Once the SR-71 reached cruising speed and altitude, it was time to focus on the mission, which was to collect information about hostile and potentially hostile nations using cameras and sensors. The pilot’s job was to handle the aircraft and watch over the automatic systems to ensure they were doing their jobs properly. Meanwhile, the RSO managed the jamming devices, The navigation; he ran the checklist, cameras, sensors, and the all-important Astro-inertial Navigation System (ANS). The ANS was the 1960s version of GPS, but instead of using satellites to locate itself, the ANS used the stars. This is because, before the invention of the modern satnav networks, there wasn’t a way to navigate the SR-71 in the areas where it operated. The SR-71 needed to be able to fix its position within 1,885 feet (575 m) and within 300 ft (91 m) of the center of its flight path while traveling at high speeds for up to ten hours in the air.
Piloting the Blackbird was an unforgiving endeavor, demanding total concentration. But pilots were giddy with their complex, adrenaline-fueled responsibilities. “At 85,000 feet and Mach 3, it was almost a religious experience,” said Air Force Colonel Jim Watkins. “Nothing had prepared me to fly that fast… My God, even now, I get goose bumps remembering.”On Jul. 2, 1967 Blackbird crew Jim Watkins and Dave Dempster flew the first international sortie in SR-71A #17972 when the ANS failed on a training mission and they accidentally flew in to Mexican airspace. SR 71 pilot Jack Veth said “ You have never been lost unless you’re going 2200 mph in the dark lost”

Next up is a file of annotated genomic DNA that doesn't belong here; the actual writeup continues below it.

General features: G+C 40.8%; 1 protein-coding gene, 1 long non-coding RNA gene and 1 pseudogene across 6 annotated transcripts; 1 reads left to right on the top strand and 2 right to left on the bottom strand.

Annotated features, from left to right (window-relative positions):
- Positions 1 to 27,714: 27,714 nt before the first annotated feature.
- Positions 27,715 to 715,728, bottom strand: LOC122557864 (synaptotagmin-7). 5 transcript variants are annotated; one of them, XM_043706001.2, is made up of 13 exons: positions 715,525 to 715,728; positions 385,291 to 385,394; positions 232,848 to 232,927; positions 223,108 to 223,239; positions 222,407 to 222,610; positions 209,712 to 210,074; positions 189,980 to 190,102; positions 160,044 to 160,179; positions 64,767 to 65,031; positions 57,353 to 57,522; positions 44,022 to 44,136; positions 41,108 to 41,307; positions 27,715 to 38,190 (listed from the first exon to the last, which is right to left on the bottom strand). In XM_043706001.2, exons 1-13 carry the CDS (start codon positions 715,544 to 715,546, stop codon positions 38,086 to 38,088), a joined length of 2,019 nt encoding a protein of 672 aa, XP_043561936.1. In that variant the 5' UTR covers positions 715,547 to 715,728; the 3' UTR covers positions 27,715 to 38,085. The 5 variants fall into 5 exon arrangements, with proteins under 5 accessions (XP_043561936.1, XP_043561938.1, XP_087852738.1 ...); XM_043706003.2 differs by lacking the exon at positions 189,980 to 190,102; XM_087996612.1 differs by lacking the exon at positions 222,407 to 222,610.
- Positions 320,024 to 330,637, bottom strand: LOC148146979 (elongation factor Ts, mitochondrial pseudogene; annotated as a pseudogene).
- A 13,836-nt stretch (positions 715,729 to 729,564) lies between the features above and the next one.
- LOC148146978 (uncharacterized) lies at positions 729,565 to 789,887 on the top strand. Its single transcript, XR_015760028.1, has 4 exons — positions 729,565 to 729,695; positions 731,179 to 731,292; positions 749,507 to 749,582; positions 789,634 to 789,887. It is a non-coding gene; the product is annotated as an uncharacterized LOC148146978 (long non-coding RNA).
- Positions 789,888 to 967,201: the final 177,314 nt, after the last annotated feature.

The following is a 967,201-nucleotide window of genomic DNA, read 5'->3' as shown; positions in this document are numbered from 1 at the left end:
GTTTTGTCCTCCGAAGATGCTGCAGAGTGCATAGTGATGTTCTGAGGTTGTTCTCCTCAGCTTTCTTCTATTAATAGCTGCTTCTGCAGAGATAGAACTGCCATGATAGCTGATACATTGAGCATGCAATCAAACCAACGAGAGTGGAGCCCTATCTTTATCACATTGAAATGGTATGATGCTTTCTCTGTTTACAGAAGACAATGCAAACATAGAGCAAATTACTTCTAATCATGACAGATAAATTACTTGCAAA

But once the SR-71 reached ‘cruising speed and altitude, it was time to focus on the mission, which was to collect information about hostile and potentially hostile nations using cameras and sensors.
The ANS works by tracking at least two stars at a time listed in an onboard catalog, and with the aid of a chronometer, calculates a fix of the SR-71 over the ground. It was programmed before each flight and the aircraft’s primary alignment and the flight plan was recorded on a punched tape that told the plane where to go, when to turn, and when to turn the sensors on and off. The stars were sighted through a unique quartz window (located behind the RSO cockpit), and there was a special star tracker that could see the stars even in daylight. Later, after the Star Wars movies came out in 1977, the ANS was affectionately called R2-D2.
From Linda Sheffield Miller via Habubrats group on Facebook, with sourced SR-71 history from Flight of the Blackbird: The how, what and why of the incredible SR-71 on New Atlas.